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10 of 10 people found the following review helpful
5.0 out of 5 stars Something for everyone (with taste) November 12, 2003
Format:Audio CD
I love all sorts of music-- from Daft Punk and Basement Jaxx, to Dave Matthews and Jon Mayer, to Sum 41 and Queens of the Stone Age, to Michael Jackson and Britney Spears, to Fatboy Slim and DJ Shadow, to Ella Fitzgearld and Norah Jones, to Frank Sinatra, The Beatles and beyond. But this is my favorite. Of EVERYTHING. In the whole world. Ben Folds Five was an amazing band, and to this day I internally weep at the fact that they are no longer together, because though Folds himself is a fabulous solo performer, the music is always stronger when performed with all the instruments intended to be used in the songs. But if you are only going to buy one Ben Folds or BFF cd, this should be it. It makes you smile, it makes you laugh, it makes you cry, it makes you think. But most of all, it makes you happy-- to know that in this day and age musical prodigies do still exist.
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13 of 14 people found the following review helpful
1.0 out of 5 stars RATING THE VINYL PRESSING, the music is AMAZING. August 29, 2011
Format:Vinyl|Verified Purchase
This is literally the worst vinyl pressing I have ever purchased. The sound is wretched. As soon as I finished listening to the album I hit the internet to see if anyone was complaining about the label's vinyl quality and sure enough people are trashing Plan Recordings pressings left and right. Don't buy this if you're expecting it to sound like vinyl should, it sounds like a crappy MP3 pressed to vinyl. If you just want a copy of the album and don't care about the sound, have at it.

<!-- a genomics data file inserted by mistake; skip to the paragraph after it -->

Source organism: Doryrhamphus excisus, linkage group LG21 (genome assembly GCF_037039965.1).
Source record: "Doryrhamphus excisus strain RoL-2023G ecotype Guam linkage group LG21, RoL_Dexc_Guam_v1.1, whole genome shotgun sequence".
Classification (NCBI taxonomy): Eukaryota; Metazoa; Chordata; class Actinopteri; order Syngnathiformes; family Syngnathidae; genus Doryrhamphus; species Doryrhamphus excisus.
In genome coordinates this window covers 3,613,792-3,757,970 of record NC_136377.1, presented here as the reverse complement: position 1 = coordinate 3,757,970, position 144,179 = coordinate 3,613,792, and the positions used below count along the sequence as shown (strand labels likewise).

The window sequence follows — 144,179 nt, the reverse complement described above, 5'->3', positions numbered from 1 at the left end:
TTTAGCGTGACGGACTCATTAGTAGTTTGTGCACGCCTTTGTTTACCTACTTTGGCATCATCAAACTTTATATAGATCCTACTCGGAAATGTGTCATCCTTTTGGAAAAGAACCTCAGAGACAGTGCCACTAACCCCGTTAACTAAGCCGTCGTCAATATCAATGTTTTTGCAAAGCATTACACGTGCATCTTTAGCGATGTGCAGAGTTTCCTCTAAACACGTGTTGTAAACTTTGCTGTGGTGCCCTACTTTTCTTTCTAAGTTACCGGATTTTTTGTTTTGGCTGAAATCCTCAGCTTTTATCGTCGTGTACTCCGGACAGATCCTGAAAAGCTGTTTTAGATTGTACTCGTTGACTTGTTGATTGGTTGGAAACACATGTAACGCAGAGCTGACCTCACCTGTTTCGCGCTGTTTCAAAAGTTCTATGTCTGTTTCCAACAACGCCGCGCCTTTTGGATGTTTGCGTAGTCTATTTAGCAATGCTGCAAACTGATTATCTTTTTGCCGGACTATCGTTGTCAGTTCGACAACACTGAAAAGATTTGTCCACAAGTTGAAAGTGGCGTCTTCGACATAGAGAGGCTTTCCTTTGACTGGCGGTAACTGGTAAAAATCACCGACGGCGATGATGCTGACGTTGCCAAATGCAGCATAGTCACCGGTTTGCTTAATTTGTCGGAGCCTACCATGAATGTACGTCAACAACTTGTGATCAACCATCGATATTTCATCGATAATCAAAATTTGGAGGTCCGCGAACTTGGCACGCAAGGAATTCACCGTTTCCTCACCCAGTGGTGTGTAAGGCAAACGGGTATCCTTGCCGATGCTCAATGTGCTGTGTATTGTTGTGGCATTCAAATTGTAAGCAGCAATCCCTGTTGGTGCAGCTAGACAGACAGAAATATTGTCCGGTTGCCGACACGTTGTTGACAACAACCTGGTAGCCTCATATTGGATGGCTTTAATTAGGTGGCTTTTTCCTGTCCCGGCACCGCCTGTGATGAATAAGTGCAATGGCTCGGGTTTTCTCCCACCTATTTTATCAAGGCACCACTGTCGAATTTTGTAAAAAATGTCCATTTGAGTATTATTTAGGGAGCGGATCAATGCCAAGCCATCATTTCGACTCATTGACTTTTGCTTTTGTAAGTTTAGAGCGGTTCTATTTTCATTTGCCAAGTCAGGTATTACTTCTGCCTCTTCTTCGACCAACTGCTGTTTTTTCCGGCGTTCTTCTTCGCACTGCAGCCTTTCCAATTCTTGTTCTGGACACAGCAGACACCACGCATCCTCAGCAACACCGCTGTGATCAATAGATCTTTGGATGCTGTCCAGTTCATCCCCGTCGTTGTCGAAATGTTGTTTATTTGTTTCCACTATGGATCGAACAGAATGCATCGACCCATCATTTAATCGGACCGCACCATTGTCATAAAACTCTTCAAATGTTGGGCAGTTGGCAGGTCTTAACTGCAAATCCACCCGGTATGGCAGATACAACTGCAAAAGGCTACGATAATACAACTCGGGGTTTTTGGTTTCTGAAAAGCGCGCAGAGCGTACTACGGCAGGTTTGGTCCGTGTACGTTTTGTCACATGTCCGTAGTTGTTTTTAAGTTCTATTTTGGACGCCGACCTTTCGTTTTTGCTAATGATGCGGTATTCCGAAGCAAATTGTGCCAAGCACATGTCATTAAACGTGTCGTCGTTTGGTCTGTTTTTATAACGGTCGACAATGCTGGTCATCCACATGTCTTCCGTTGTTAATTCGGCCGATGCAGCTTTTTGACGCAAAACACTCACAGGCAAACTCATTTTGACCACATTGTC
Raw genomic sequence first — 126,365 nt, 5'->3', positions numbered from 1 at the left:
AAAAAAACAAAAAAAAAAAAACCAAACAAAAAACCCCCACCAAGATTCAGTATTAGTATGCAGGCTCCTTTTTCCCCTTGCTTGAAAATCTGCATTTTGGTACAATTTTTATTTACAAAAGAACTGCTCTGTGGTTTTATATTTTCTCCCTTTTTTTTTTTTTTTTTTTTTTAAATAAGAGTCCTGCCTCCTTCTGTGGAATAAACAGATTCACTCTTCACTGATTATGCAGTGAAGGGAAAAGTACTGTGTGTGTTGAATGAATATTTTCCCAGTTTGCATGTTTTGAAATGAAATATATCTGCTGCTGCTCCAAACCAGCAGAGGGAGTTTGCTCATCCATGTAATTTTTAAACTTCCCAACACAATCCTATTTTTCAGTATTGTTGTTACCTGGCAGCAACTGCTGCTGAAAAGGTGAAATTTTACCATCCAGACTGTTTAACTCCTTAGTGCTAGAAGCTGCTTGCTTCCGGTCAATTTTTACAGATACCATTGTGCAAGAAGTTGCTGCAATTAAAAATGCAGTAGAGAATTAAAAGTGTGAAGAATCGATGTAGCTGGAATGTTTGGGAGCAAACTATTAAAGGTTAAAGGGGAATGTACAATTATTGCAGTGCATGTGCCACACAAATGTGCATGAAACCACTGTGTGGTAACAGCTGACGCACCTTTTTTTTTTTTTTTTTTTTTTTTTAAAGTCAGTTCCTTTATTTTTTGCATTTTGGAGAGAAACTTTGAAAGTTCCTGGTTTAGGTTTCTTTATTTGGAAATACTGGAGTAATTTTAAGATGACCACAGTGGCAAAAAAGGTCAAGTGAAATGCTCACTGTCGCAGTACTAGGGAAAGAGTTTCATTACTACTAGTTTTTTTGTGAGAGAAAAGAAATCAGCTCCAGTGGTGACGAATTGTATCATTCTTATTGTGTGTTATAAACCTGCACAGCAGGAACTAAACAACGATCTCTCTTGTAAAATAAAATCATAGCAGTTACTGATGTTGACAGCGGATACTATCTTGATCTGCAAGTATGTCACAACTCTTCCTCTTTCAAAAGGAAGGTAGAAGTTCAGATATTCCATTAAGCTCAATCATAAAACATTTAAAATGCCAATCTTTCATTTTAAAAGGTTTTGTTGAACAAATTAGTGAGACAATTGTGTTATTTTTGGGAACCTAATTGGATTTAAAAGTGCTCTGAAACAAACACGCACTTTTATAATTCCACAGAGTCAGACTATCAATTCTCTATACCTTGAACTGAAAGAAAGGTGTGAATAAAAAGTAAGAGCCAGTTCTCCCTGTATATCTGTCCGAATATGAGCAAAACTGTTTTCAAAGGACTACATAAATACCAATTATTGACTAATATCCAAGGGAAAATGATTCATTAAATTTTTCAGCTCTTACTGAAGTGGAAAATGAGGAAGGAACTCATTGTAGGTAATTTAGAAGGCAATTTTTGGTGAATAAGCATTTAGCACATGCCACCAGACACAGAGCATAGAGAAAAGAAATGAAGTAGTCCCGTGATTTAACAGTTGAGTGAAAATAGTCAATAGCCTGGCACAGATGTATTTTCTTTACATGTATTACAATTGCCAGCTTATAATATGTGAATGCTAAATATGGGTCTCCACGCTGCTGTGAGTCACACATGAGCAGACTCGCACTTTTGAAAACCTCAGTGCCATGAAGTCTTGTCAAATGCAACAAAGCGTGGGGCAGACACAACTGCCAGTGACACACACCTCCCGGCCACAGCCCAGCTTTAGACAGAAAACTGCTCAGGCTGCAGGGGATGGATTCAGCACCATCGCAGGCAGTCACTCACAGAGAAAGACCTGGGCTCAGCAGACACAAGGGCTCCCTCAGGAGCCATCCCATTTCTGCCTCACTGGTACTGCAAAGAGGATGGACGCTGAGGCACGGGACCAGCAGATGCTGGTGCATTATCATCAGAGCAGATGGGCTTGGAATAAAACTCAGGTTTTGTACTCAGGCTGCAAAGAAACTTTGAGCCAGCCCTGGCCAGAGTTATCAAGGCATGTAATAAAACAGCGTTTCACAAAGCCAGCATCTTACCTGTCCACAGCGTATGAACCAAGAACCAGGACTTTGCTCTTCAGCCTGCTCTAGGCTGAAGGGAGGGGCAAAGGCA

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5 of 5 people found the following review helpful
5.0 out of 5 stars Give a Masterpiece a Chance December 2, 1999
Format:Audio CD
I followed the popular path of buying an artist's (here, BFF) latest CD (Unauthorized Biography...) and progressing backward in time until I came to the first CD (this self-titled album). What a mistake. Don't get me wrong, I continue to listen to the other BFF CDs just as religiously, but I must say that this CD is by far my favorite. Perhaps this can be attributed to the fact that it is kind of different than Folds's other albums--here he exhibits his skill at banging out rockin' chords with relatively simple lyrical accompaniment, as opposed to the thoughtful arpeggios on Unauthorized Biography.... Suffice to say, this CD demonstrates Folds's ability to make piano-pop rock. If you enjoy, play, or just have looked at a piano before in your life, give this album a chance (note: the best song, in my opinion, on the CD, The Last Polka, is not available for listening online--take my word for it and BUY THIS CD).
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5 of 5 people found the following review helpful
5.0 out of 5 stars BEN MAKE-A ME CRY June 25, 2001
By mattaca
Format:Audio CD
This CD is an incredible wonder, from a band who was underappreciated by all the fans of "Brick", which is by far from the Five's best song. I heard "underground" on the radio sometime in 96 and tracked them down for the next year. Thanks to a helpful lyric by Adam Duritz of Counting Crows ("I got Ben Folds on my radio right now"--Monkey, from Recovering the Satellites) my friend decided if Ben was good enough for Adam, he was good enough for us too, and bought the CD having never before heard it. When I realized I had found the band behind "underground" my friend must have thought I was having a seizure.